In short: IBM will float the bill only if it is in their own interest.

        p.s. IBM pay my rent. They are ace. I love IBM. \0/


        I can't necessarily argue with your point, but I do remember the old joke "how do you make a penguin fly?" with the picture of a penguin (with the word "linux" on it) duct taped to a giant air plane (with the letters "IBM" on it)...

        Back when I first started messing with linux (redhat 4.2 days) it seems the best support for linux WAS IBM. I could be wrong, but either IBM was releasing enough info to write drivers or drivers, or all the hackers were using IBM servers. My experience was I could easily install an IBM box, but not so easy for other servers (think 5.2, 6.2 mainly) without patches.

        Also, I have only had to call IBM twice for parts for their boxes. Both times they were cheap boxes, and needed parts out of warranty. Both times they sent them free, including postage. Maybe it was in their interest somehow, I don't know, I wasn't anyone on their radar at all. But I still have several of their servers NOW, and can't wait for 4x 970cpu boxes to come out. First because they treated a guy with a crappy 386/ps1 pretty nice. Second, every IBM I ever owned, workstation or server installed linux really nice and easy. Third, they embraced Linux with more than words (to the tune of $1billion). And they have done a few other things, like contribute code to the GPL, which is more than any other company I have seen. (Compaq? HP? Sun? Dell?) Perhaps the anti-trust background and lawsuits of IBM's past made them wake up, and turn into a responsible company. I also like the fact that they make damn good equipment. (still drooling over 970s)

        Yes, they are another company out to make a buck, but my experience has shown they made it with ME by holding my hand, rather than walking on my back.
        • by swillden (191260) * <shawn-ds@willden.org> on Monday August 04, 2003 @10:40PM (#6612104) Homepage Journal

          Perhaps the anti-trust background and lawsuits of IBM's past made them wake up, and turn into a responsible company.

          I don't know if "responsible" is necessarily the right word, but it's definitely true that IBM's anti-trust problems of 20+ years ago have had a major impact on the company's corporate culture -- and the effect was a very good one.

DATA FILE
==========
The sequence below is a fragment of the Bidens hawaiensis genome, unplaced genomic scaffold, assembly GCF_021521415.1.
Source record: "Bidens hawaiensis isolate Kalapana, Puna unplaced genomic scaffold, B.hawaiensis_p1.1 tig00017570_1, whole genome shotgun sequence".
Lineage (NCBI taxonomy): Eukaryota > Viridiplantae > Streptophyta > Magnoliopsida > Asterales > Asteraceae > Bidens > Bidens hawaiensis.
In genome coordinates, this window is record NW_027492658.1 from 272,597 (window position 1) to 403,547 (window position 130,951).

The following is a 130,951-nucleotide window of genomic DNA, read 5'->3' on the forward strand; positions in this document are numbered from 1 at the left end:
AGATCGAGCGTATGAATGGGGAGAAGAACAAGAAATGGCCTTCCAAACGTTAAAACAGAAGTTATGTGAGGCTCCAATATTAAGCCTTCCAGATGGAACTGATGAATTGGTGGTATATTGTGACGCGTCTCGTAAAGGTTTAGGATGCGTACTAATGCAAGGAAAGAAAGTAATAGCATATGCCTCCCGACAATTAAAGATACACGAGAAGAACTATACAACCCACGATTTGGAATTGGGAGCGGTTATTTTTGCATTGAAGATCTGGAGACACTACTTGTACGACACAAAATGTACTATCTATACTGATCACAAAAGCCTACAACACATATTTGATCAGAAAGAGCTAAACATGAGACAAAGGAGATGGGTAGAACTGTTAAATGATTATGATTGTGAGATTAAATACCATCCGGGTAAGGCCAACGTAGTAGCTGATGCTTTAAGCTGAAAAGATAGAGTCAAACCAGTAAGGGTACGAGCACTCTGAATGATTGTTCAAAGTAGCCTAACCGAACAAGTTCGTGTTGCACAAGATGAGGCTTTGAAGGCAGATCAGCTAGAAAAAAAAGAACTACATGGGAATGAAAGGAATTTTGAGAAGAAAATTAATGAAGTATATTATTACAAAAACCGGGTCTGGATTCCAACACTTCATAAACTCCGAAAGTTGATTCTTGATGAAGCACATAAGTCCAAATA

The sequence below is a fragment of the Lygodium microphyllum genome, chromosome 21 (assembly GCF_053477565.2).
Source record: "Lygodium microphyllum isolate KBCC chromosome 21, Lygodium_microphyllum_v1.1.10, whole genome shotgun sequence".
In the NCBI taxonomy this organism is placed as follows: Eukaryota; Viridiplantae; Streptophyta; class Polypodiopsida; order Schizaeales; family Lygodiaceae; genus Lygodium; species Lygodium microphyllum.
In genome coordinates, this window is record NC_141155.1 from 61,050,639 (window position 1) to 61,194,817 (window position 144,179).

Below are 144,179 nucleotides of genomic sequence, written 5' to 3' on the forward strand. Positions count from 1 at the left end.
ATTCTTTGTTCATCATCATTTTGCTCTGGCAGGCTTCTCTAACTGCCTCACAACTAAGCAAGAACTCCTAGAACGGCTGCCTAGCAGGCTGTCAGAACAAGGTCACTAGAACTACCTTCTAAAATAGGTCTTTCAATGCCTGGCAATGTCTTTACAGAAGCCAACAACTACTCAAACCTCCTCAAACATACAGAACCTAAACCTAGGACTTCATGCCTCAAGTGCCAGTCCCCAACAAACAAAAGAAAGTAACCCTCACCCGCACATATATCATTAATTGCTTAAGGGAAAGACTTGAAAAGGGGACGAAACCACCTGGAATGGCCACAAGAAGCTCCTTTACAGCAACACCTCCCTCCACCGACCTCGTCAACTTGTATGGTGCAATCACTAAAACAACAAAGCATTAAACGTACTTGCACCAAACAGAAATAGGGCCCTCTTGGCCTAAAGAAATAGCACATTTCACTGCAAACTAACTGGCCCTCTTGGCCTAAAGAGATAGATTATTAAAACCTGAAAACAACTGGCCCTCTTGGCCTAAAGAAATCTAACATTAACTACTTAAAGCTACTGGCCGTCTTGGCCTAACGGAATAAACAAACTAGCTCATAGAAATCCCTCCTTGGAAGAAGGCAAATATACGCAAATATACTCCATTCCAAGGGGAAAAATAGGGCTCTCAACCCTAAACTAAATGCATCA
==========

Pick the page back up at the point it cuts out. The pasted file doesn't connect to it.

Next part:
Everyone knows that if you want to be around for the long haul, what you need isn't just business, but *repeat* business. Find a way to hang onto the customers you have, and then focus on getting new ones. The obvious way to do this in the computer industry is with vendor lock-in, but IBM went down that road and found a world of hurt at the end of it. Since IBM was pretty much barred from playing the lock-in game, the company was forced to push open standards. In the process, IBM discovered that when you've got good technology, open standards and head to head competition can be very profitable.

          Then IBM realized that its size and stature in the industry meant that it was possible for customers to buy IBM consulting and services even when they were buying competitors product, *and* that doing services not only gave IBM an entre to more easily sell its products, but also provided great insight into what it was that customers needed. Those realizations only came about because of the newfound understanding of the value of openness, but they really reinforced that understanding, because if you want to sell technology services, you have to be seen as somewhat technology agnostic, with a real do-what's-best-for-the-client attitude -- though everyone understands that, all else being close to equal, the IBM people will recommend a Blue solution. And customers are cool with that.

          And that was IBM's big discovery: By being the vendor-agnostic integrator, you can give your own products a significant edge, and as long as you do good work, the clients will be perfectly happy with it. As long as they don't feel locked-in, customers *like* the security of a single technology provider, and no one else can play that game like IBM.

          Linux, apache, etc., play right into this, because IBM can be "neutral" without giving business to competitors. IBM's consultants can push clients toward Linux-based solutions -- and OSS is clearly as open and non locked-in as you can get, right? -- while simultaneously building some great hardware that runs it better than anyone else's (z-series, anyone?), plus lots of great software to keep pushing the hardware requirements. And they make money on the hardware, and the software, and the services professionals that are quietly painting the entire I/T infrastructure Blue.

          So, I wouldn't call it corporate "responsibility", exactly, but there's definitely an understanding in IBM that openness can be used as leverage to fend off the competitors while the company uses its massive resources to get and keep customers, and that this is ultimately a much more profitable and sustainable approach than trying to lock customers in, which just makes them want to escape.

    • by Picass0 (147474) on Monday August 04, 2003 @03:49PM (#6608847) Homepage Journal
      RedHat has to be in this fight.

      RedHat speaks, lives, and breathes GNU. They understand the real issues at steak in this fight, while the team of lawyers at IBM are looking at the cost benefits of fighting vs. settling.

      If SCO wins it's a disruption (big but not fatal) for IBM. It's a death nell for RedHat.

      IBM may have the deep pockets, but if the ruling went against Big Blue they could always resort to options that leave Linux hanging in the wind. IBM has the resources to build a new operating system from scratch if need be.